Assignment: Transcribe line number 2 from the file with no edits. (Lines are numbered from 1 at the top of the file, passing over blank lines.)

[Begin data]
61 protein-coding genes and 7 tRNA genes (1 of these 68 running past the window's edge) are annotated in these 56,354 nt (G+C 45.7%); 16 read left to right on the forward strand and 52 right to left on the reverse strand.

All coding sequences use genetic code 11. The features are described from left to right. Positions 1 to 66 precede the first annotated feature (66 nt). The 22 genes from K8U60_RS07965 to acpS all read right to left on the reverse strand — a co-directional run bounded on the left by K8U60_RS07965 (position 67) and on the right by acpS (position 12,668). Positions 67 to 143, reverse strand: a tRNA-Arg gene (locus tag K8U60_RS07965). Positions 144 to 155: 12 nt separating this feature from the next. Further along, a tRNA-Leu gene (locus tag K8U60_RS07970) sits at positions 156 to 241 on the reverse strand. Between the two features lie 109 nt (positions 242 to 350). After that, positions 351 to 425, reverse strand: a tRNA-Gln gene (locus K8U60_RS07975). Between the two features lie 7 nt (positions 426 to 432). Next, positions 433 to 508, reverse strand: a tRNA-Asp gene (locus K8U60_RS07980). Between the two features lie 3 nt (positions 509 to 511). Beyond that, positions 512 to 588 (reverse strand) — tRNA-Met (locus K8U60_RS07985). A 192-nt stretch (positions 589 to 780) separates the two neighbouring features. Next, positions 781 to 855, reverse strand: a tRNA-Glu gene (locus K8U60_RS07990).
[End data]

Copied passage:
All coding sequences use genetic code 11. The features are described from left to right. Positions 1 to 66 precede the first annotated feature (66 nt). The 22 genes from K8U60_RS07965 to acpS all read right to left on the reverse strand — a co-directional run bounded on the left by K8U60_RS07965 (position 67) and on the right by acpS (position 12,668). Positions 67 to 143, reverse strand: a tRNA-Arg gene (locus tag K8U60_RS07965). Positions 144 to 155: 12 nt separating this feature from the next. Further along, a tRNA-Leu gene (locus tag K8U60_RS07970) sits at positions 156 to 241 on the reverse strand. Between the two features lie 109 nt (positions 242 to 350). After that, positions 351 to 425, reverse strand: a tRNA-Gln gene (locus K8U60_RS07975). Between the two features lie 7 nt (positions 426 to 432). Next, positions 433 to 508, reverse strand: a tRNA-Asp gene (locus K8U60_RS07980). Between the two features lie 3 nt (positions 509 to 511). Beyond that, positions 512 to 588 (reverse strand) — tRNA-Met (locus K8U60_RS07985). A 192-nt stretch (positions 589 to 780) separates the two neighbouring features. Next, positions 781 to 855, reverse strand: a tRNA-Glu gene (locus K8U60_RS07990).